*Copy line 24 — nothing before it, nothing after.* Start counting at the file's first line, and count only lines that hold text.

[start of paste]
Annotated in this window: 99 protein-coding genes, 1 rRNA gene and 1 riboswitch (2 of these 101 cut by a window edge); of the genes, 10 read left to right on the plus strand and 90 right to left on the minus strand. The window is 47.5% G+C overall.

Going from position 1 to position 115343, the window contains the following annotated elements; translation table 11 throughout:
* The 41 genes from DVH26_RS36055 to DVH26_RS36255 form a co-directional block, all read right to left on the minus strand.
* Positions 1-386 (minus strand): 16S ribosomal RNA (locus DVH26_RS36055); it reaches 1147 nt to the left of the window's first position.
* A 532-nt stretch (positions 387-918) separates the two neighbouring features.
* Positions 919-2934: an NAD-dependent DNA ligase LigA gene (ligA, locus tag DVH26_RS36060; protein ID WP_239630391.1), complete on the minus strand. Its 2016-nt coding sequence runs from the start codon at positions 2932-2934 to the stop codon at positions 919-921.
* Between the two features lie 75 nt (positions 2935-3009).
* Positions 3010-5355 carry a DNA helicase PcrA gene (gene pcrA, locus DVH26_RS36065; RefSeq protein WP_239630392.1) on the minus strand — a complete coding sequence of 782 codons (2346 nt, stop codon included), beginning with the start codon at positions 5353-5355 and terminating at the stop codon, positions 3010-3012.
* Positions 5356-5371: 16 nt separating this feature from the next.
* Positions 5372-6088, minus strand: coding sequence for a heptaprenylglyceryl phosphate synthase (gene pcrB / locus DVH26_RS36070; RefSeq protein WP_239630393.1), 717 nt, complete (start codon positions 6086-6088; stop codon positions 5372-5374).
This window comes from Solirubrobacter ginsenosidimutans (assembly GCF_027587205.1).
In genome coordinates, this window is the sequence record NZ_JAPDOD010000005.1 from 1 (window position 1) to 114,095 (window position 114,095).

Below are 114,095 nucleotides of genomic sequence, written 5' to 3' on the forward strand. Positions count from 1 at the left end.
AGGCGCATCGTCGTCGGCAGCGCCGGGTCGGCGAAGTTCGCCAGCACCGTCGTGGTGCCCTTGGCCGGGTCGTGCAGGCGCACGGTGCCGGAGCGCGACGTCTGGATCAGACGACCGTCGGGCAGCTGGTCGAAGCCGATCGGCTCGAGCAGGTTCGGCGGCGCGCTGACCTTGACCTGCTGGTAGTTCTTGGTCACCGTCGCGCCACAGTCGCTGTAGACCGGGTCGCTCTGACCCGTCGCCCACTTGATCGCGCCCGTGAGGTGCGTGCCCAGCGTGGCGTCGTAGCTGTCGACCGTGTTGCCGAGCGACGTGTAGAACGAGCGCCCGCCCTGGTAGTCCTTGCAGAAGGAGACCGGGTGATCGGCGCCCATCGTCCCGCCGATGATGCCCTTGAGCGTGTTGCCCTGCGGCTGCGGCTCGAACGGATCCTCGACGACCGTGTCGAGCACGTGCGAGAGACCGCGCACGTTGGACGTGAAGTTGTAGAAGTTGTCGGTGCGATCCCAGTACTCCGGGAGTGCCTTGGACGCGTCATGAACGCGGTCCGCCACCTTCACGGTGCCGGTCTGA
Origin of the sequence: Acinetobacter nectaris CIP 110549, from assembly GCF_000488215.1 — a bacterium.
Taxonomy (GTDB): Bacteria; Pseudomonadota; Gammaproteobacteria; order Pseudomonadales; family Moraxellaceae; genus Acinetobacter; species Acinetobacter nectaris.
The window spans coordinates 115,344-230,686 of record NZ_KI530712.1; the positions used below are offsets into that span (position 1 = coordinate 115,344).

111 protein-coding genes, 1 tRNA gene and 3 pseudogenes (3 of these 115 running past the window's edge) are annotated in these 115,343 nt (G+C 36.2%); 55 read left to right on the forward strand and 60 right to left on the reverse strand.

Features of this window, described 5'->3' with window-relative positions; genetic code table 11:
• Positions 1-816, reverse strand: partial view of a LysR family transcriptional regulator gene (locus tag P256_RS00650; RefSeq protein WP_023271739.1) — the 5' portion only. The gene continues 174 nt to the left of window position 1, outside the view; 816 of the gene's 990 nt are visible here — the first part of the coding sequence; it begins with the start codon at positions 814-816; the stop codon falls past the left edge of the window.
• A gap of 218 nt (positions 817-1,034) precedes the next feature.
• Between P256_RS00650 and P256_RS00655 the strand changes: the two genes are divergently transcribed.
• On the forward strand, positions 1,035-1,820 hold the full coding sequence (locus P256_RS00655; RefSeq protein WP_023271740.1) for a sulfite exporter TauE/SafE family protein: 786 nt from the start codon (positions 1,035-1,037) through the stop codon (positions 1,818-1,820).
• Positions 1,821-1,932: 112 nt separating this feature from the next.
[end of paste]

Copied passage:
• Positions 1,821-1,932: 112 nt separating this feature from the next.